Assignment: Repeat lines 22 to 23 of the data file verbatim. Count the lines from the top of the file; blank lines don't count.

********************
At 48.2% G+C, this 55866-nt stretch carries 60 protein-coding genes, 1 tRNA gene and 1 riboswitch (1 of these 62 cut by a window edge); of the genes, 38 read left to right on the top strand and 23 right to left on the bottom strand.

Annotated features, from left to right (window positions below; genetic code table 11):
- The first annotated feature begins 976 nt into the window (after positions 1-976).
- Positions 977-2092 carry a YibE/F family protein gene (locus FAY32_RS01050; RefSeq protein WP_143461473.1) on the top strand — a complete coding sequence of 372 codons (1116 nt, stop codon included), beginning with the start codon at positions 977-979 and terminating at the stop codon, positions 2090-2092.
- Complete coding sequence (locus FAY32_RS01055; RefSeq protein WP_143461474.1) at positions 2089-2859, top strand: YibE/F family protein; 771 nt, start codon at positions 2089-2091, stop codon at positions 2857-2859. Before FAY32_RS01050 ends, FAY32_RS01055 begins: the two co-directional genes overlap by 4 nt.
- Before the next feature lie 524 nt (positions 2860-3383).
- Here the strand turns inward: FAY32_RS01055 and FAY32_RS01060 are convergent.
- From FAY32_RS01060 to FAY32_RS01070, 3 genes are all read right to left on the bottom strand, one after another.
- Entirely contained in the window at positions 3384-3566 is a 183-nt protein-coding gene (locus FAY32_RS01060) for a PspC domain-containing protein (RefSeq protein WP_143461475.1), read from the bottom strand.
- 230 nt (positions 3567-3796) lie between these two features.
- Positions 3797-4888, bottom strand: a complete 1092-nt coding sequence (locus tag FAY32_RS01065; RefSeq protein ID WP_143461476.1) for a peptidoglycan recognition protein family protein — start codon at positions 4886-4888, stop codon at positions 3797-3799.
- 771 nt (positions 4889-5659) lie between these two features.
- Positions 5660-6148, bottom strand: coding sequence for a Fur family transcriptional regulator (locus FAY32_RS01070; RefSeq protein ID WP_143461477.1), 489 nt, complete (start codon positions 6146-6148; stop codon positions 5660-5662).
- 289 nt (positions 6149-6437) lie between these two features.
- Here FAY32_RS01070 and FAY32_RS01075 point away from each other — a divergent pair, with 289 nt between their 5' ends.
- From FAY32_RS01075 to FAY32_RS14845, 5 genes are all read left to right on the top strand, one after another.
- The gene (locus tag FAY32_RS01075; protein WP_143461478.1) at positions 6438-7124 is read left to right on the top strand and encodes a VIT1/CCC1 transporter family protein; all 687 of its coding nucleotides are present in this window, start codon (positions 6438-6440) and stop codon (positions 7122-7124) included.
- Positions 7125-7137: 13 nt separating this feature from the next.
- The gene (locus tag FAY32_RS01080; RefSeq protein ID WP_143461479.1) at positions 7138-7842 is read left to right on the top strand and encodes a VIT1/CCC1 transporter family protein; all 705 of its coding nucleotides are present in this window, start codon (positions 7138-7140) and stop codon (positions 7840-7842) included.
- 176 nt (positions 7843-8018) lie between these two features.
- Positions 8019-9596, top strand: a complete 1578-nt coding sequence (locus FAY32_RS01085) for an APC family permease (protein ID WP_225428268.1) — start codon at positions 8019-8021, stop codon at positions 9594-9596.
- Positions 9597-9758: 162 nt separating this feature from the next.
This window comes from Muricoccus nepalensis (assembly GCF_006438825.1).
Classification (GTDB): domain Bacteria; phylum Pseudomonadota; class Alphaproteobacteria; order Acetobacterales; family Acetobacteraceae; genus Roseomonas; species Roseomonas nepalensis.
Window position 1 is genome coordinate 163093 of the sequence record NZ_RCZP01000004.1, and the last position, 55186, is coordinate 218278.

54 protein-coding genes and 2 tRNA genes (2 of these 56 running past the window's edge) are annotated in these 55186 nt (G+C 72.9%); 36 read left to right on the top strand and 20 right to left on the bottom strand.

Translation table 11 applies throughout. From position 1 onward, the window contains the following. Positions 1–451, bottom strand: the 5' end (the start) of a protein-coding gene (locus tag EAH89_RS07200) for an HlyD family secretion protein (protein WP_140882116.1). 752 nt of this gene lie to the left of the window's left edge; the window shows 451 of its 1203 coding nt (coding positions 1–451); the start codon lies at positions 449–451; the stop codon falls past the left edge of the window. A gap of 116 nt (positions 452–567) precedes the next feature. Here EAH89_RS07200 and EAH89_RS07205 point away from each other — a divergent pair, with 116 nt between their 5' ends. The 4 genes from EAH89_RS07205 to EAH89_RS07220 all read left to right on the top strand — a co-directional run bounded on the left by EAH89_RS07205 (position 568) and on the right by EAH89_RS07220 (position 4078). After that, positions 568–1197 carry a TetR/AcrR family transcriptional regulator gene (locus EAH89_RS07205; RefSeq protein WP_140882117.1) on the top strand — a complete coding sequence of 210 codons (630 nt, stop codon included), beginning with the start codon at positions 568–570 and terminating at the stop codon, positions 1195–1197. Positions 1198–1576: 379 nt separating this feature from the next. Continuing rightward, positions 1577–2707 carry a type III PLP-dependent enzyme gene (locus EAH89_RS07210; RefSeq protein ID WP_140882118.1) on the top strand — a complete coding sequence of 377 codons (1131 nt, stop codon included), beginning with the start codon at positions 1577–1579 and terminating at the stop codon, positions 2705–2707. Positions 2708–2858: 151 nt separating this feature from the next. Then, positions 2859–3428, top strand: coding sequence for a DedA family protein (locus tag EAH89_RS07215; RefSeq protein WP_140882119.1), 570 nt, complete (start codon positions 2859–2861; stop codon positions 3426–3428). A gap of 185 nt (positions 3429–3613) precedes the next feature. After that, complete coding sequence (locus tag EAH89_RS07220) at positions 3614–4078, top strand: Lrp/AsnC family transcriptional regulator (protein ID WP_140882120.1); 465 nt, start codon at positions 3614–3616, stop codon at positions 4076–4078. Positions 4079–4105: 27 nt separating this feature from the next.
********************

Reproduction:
- Positions 9597-9758: 162 nt separating this feature from the next.
This window comes from Muricoccus nepalensis (assembly GCF_006438825.1).